Bednar Wants Office to be Consolidated With County Clerk; Blumenthal Seeks Efficiency First
Republican candidates for Lake County Recorder of Deeds answer questions at forum.
Republican candidates Bob Bednar and Marty Blumenthal may have spent more time talking about what would happen if there was no Lake County Recorder of Deeds at Sunday's candidate forum sponsored by the League of Women Voters of Lake County (LWV) at the University Center in Grayslake.
Bednar, who just recently moved to Mundelein, was elected as a write-in candidate for the Lake Bluff Park District Board in 2003. Since 1992, he has been active with Lake County Republican Party, been a committeeman in Shields Township and Vernon Township the last six years. He is also the treasurer of the Lake County Republican party.
Blumenthal, of Highland Park, has been elected as Precinct committeeman for Moraine Township from 1996 to the present. He is an attorney and a CPA, practicing for the past 30 years in Lake County and collar counties as well.
The candidates answered questions drawn from the LWV, the Daily Herald and audience members. Here is a cross-section of those questions and their responses.
- Should the office be combined with the county clerk’s office?
"This is something I’ve paid a lot of attention to. I formed a referendum committee made up of ordinary citizens from across the county, people in 16 townships, and we’ve already met. We’ve looked at a lot of facts and figures. Eighty-six of the 102 counties in Illinois do not have a recorder of deeds. In fairness, in some of those counties, it never happened. They don’t have a population exceeding 30,000 and were never required to create the job. However, in 2001, Tazwell County eliminated their recorder of deeds with 65 percent saying yes to combine it with the county clerk’s office. McLean County (Bloomington-Normal) is doing it this year – the question is on their ballot, and it’s also going on in Kendall County this year on their ballot. There is a cost savings. This is an administrative function that blends very well into the clerk’s office. I am a proponent of this."
"I did consider in the beginning when I decided to get into the race. I had a meeting with current county clerk Willard Helander about this, and whether she would want the additional duties, and she said, 'Yes, bring it on.' The other aspect is that there is a legal question whether we can do it or not. The statue pretty much says counties over 60,000 population have to have a recorder. I’m not sure about the procedure. That can’t be done until the office is made more efficient so the clerk could just turn a key and start the recording function."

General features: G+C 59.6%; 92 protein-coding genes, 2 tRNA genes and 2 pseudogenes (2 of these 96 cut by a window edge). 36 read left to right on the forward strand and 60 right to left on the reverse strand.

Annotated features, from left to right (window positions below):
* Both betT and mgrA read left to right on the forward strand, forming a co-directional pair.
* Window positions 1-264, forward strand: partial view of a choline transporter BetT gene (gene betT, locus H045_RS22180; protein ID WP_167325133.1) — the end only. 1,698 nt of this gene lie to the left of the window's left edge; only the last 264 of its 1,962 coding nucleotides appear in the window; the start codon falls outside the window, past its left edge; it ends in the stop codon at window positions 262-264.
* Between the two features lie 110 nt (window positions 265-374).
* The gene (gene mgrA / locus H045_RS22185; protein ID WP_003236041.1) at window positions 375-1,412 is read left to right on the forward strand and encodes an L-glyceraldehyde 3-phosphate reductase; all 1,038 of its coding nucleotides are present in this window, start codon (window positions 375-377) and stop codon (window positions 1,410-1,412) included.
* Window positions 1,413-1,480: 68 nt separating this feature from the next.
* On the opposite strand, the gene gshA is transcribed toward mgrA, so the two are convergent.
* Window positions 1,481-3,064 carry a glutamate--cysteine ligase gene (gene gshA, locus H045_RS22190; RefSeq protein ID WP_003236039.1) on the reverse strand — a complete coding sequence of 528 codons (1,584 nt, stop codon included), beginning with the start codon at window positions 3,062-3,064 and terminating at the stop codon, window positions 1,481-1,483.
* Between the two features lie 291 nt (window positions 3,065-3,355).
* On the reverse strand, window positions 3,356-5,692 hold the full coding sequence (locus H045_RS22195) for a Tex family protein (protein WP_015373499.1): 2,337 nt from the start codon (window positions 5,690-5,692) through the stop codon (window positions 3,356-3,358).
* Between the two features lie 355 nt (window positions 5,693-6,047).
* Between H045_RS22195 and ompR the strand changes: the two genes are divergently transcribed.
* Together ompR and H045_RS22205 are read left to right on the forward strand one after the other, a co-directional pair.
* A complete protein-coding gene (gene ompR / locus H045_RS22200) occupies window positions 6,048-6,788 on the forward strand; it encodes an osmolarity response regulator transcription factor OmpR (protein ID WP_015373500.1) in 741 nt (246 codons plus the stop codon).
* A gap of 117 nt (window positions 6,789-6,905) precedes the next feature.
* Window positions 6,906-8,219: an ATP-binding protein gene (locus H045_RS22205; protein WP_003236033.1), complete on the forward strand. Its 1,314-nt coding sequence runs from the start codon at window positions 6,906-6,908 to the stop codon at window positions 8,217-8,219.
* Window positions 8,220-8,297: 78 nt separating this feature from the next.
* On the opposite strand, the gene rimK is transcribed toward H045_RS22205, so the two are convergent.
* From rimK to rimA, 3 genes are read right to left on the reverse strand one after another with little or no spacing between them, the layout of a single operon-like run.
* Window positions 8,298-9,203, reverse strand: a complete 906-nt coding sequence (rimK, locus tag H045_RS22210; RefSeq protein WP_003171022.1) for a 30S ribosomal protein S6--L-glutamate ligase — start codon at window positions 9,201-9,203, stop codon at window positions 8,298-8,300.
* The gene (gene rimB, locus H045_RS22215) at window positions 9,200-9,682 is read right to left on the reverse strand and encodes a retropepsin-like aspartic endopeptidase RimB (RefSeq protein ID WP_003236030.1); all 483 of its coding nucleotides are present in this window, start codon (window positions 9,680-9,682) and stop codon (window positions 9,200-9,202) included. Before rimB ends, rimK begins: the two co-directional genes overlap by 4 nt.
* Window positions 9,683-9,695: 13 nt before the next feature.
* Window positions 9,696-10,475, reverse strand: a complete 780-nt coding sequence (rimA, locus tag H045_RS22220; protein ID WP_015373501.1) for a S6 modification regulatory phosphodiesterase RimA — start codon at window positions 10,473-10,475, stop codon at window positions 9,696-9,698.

- Is there technology that would improve the flow of business in the recorder’s office, and provide easier access to the public? What would the return on investments be?
"There is technology. I have contacted other recorder offices to find out who did their website and contacted the companies. Two of the companies were familiar with the Lake County website and knew the company that established it. The cost would not be great. One company said it would probably be $70,000 - $80,000 to do what I want to do. Compared to the million dollar budget it has now, it’s a very small percentage and would pay for itself in no time with increased efficiency."
"The first thing is consider two facts. Is it economical to leave it the way it is? I want to see more input from voters. Why have the other counties gone ahead and eliminated the office. The counties that have put it on their ballot where they have blended these offices, not one has ever turned back. Cook County is talking about this, too. Even if you only eliminated the recorder of deeds position, you are talking a six figure savings, plus the perks, the fringes, and all the other expenses associated with the office. This office works off user fees. People pay a fee when they record a document. It is a cash cow to the county. Why not make it as efficient as possible. There is technology to do it when we flip it over to the clerk’s office."